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Statistics::Descriptive::LogScale Approximate descriptive statistics class, saving memory at cost of fixed relative error.



    use strict;
    use warnings;

    use Statistics::Descriptive::LogScale;
    my $stat = Statistics::Descriptive::LogScale->new ();

    # read numbers from stdin. Print a brief summary.

    while(<>) {

    # This can also be done in O(1) memory, precisely
    printf "Mean: %f +- %f\n", $stat->mean, $stat->standard_deviation;

    # This requires either storing actual data, or approximating
    printf "25%%/50%%/75%%: %f, %f, %f\n", $stat->percentile(25), $stat->median, $stat->percentile(75);


This module provides Statistics::Descriptive::Full-compatible interface, however it doesn't keep all the data. Instead, data is divided into logarithmic bins and only bin counts are stored. Thus rough statistical distribution's properties can be calculated without using lots of memory.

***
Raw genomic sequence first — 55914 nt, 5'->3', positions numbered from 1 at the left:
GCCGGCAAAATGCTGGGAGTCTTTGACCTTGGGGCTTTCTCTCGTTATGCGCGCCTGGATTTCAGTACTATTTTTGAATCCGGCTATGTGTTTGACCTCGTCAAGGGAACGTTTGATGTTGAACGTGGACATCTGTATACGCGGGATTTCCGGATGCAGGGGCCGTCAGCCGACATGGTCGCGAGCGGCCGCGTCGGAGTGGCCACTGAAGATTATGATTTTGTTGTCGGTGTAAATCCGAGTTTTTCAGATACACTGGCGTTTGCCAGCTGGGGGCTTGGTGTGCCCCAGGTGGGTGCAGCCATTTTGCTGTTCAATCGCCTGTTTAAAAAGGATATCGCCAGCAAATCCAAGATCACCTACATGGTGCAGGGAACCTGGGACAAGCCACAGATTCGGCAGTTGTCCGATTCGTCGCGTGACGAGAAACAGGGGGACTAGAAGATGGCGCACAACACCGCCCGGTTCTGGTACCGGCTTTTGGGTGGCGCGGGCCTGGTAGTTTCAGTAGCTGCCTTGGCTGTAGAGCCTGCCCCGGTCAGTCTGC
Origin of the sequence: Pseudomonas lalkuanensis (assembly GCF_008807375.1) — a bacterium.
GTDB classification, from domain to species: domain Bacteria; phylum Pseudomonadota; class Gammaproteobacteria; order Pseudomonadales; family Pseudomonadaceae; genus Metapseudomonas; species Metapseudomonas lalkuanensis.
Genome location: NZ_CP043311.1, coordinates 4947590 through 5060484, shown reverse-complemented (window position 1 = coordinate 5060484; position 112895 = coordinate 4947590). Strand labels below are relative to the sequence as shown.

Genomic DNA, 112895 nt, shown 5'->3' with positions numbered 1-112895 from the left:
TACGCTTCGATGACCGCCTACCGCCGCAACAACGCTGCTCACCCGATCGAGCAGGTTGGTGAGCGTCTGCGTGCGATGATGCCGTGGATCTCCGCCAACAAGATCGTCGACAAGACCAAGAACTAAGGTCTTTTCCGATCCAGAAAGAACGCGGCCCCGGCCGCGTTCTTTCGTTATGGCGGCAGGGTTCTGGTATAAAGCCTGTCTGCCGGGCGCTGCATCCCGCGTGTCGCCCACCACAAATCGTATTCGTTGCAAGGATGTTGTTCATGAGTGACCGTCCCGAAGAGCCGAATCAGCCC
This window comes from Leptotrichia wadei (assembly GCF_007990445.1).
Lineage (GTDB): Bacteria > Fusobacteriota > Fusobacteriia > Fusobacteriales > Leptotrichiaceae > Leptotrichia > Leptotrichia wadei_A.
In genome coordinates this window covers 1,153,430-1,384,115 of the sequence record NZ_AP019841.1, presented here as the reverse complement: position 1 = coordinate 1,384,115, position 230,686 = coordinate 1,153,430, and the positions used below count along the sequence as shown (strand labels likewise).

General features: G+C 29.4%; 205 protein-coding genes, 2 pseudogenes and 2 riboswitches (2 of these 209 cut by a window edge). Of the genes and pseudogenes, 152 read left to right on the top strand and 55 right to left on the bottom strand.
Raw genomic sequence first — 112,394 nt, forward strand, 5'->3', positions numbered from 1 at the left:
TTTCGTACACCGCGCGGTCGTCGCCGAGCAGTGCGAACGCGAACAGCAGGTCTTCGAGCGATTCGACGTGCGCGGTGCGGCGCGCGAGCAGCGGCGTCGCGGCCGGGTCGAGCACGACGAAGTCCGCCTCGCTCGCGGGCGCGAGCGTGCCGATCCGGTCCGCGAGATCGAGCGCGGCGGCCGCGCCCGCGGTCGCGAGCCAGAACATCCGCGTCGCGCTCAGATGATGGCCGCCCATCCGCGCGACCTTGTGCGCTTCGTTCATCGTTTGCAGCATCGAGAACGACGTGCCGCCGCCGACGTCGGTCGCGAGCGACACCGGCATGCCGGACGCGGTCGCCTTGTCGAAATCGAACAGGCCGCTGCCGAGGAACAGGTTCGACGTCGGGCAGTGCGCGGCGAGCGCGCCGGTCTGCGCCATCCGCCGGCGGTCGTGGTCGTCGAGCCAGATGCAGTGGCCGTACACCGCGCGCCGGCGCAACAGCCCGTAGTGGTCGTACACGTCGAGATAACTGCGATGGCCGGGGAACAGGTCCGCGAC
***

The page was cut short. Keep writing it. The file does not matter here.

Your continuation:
It was initially targeted at performance analysis. Knowing that 99% of requests finished in 0.1s +- 0.01s looks more useful than just having an average request time 0.1s +- 1s (standard deviation) which is what I observed not once trying to "analyze" our web applications' performance.

However, a broader usage may exist, e.g. some long-running application may want to keep track of various useful numbers without leaking.

Ideally, this module could also become a short way of saying "I'm not sure why I need statistics, but it's nice to have, and simple." For those who know why they need statistics, there's R.


I have written similar code to do the mean & deviation, so I know how that part works, although I'm less familiar with the percentile. Would it be possible to compute the percentile without approximation or storing a lot of data if you passed the percentiles to the constructor, i.e.

Statistics::Descriptive::LogScale->new (25, 50, 75);
Thanks for your comment.

While searching for prior art, I have discovered a few papers on memory-efficient algorithms for percentiles/median that required a small fraction of sample size to run. I admit I didn't manage to read through any of them, let alone try to implement. At second glance they seem to use approximation, too.

However, when precise values are needed, it would probably be more feasible to move the sample to a separate machine and process it there with R.

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